Apples to Oranges
PARIS – The stock market seemed chilled last week, like a corpse waiting for an autopsy. Monday morning, gold was falling in Europe… as investors anticipate a higher dollar. But we’ll return to the markets, the dollar and the absurdities wrought by our money system, tomorrow. Today, we look at other perversions.
America’s crime-fighting techniques were the subject of one of our recent Diary entries. Readers did not like our comparison of Dublin to Baltimore – not even tongue in cheek.
|“Apples to oranges,” said several. None said so directly, but we suspect some critics were thinking neither about apples nor about oranges, but about their own safety. Former Reagan advisor Pat Buchanan said in Suicide of a Superpower:
And the overall crime picture in the U.S.:
Mr. Donald Trump has pledged to fix our problems. He claimed that he “alone” can do the job. It was a remarkable promise.
“Ye shall not enter the kingdom of solutions but through me,” he asserted.
Well, all right, Mr. Fixit, whaddy gonna do about this one? Erect a wall? What’s the use? The criminals are already here!
|But wait. Are our dark-skinned, Afro- and Latin-American citizens inherently or genetically prone to criminality? Are those the rotten apples you can’t compare to Dublin’s light-skinned oranges?
As you know, dear reader, here at the Diary we are incurable optimists and cheerful romantics. But our soft steel heart was hammered hard by 10 years spent living in a predominately black ghetto in Baltimore (in which we got robbed twice and beaten up once by a gang of youths).
In the Druid Hill area of Baltimore, especially in the summertime, police sirens sang to us every night. Occasionally, you’d hear the pop of a pistol, too, followed by the inevitable police car siren. We adapted to it so well; now, we can barely sleep without it.
|But there’s “more to the story.” People are neither always bad nor always good, but always subject to influence. The black community in Baltimore had adapted too – to living in a war zone.
The War on Poverty, announced in 1964 – along with minimum wage and labor protection laws, as well as the welfare system itself – attacked black families. It pulled the rug out from under black men, who couldn’t earn enough money to play their traditional role.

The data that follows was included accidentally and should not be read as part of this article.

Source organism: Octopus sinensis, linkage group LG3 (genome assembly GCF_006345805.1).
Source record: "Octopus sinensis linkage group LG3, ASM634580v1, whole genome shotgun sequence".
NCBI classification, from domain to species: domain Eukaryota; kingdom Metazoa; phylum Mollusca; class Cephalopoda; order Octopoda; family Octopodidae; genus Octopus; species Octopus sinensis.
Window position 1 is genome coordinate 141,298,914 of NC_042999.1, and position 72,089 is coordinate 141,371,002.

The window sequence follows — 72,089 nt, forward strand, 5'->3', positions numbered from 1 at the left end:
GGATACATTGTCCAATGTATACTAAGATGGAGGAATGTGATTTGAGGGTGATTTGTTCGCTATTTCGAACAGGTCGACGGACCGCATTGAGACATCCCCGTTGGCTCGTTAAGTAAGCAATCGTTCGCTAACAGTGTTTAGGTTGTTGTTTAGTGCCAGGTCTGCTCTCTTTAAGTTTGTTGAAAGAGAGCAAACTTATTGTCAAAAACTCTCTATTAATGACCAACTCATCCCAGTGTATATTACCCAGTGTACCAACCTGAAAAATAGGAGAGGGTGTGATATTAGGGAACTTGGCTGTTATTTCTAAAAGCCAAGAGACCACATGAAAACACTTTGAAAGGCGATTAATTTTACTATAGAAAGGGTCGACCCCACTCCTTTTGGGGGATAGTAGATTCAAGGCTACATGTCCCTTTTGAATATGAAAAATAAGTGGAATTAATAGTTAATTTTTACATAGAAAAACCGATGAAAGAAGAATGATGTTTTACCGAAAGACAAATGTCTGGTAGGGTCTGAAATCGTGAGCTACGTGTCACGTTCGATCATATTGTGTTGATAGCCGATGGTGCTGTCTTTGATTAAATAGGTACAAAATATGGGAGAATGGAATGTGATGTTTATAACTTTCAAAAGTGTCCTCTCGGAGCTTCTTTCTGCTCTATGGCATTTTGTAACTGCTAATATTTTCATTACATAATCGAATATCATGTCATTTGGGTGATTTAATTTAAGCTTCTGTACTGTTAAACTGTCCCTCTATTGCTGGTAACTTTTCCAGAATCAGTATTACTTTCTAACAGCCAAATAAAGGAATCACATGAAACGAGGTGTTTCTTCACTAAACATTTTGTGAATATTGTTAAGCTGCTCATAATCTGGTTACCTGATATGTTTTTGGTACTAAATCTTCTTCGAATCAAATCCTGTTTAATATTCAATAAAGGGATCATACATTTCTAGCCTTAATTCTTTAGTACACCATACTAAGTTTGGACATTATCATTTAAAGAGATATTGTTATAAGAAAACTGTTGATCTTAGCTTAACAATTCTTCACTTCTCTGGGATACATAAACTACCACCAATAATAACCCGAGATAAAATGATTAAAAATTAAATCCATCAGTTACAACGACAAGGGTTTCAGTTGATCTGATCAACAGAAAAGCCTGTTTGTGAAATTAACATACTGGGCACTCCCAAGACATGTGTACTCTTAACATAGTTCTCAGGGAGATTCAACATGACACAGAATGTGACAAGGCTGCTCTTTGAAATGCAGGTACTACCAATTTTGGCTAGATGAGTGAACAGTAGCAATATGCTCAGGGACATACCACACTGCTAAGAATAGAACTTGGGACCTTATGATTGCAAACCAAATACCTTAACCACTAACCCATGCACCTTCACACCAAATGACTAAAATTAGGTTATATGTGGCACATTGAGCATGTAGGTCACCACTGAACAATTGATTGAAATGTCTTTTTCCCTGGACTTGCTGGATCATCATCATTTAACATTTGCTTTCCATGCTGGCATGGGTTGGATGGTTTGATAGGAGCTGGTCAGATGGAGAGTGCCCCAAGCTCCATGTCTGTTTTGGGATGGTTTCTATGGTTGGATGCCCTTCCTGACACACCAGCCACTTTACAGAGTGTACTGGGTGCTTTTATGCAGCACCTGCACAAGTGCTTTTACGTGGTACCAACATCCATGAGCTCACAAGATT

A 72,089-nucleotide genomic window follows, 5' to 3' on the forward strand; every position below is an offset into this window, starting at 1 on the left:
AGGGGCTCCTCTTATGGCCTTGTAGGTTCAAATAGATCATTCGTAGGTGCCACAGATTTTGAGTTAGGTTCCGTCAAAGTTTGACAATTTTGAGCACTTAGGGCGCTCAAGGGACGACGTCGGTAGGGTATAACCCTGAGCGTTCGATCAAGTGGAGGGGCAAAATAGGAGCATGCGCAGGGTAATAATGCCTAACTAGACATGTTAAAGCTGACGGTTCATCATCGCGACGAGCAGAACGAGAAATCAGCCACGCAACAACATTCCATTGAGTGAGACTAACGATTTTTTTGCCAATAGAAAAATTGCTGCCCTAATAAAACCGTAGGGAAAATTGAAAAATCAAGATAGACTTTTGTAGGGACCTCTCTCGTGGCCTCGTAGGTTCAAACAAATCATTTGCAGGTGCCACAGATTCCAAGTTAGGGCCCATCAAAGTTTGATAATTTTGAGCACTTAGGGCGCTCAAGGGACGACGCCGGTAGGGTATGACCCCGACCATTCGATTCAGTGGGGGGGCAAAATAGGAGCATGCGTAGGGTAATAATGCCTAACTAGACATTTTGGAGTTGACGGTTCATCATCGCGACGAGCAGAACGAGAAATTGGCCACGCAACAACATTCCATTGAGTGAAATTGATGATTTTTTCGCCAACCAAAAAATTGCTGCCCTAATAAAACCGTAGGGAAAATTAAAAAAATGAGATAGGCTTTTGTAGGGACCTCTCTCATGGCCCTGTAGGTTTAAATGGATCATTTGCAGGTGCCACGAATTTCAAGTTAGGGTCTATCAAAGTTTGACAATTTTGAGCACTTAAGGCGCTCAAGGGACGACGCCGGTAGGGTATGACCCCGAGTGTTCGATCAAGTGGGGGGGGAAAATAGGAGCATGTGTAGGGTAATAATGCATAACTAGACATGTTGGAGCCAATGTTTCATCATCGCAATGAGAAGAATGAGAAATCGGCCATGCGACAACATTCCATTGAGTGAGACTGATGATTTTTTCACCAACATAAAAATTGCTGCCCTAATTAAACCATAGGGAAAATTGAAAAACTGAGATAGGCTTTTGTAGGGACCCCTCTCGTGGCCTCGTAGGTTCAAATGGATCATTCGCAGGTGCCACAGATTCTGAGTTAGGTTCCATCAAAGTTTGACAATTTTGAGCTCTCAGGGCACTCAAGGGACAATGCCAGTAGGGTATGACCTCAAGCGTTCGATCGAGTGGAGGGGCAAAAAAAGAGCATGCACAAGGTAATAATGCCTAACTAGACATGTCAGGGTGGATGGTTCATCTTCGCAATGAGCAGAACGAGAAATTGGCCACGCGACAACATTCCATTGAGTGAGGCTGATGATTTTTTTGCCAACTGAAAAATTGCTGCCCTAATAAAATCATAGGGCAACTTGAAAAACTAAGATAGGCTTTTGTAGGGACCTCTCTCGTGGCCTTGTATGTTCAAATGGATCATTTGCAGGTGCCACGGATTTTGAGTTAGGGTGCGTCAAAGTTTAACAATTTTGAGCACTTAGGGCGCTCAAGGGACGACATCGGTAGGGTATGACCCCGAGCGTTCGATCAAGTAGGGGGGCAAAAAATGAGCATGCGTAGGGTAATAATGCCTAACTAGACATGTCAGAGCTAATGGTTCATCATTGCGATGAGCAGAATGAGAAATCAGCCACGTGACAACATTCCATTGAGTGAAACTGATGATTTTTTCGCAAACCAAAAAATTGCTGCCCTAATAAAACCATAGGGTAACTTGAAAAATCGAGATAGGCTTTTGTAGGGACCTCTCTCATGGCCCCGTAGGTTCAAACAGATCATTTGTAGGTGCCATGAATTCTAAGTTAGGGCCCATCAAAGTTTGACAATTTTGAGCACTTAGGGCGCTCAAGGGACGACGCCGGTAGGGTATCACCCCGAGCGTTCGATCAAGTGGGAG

Black women turned to government programs – such as Food Stamps, and Aid to Families with Dependent Children – for the support they needed. Housing, medicine, doctors’ visits, education, food – it no longer came from the efforts of a coherent family, but from the Great White Welfare System.
Then came the War on Crime in 1965… and the subsequent growth of the prison industry… minimum sentences… helicopters… tanks… and get-tough-on-crime politicians. After all this, the War on Drugs, circa 1971, hit the Baltimore ghetto like the British air force at Dresden.
In the Ghetto
In the 1980s, we were renovating an old house in a bad neighborhood. Whenever we could, we hired local teenagers to help. Pookie, Lonzo, and a few others. They were nice and well-meaning. But they were completely unskilled and unreliable.
They had no experience with tools of any sort. Nor had they any concept of punctuality, self-discipline, or forbearance. They had never lived with anyone who had to get up and go to work or save money.
Thanks to the feds’ prohibition, profit margins on illegal drugs soared, making the trade irresistible. By the 1980s, young black men in our neighborhood were almost all involved, or affected, by drugs… and skirmishing regularly for control of important markets.
Inevitably, they did some time in prison. Typically, they were permanently enrolled in the criminal underground before they were out of their teens. We left the ghetto 20 years ago; it was too dangerous to raise children there.
We moved to Europe. Then, years later, we moved back to Baltimore and caught up with friends from the old “hood.”
“What happened to the ‘boys’?” we asked.
“The ones I kept up with are all dead,” said our source.
“Murdered, drug overdoses. Pookie was the last of them. Good kid. And smart. His brother was in jail, but he went to community college. We tried to help him by giving him a little remedial tutoring.
“I don’t know what happened. But he committed suicide last year.”
Image captions by PT
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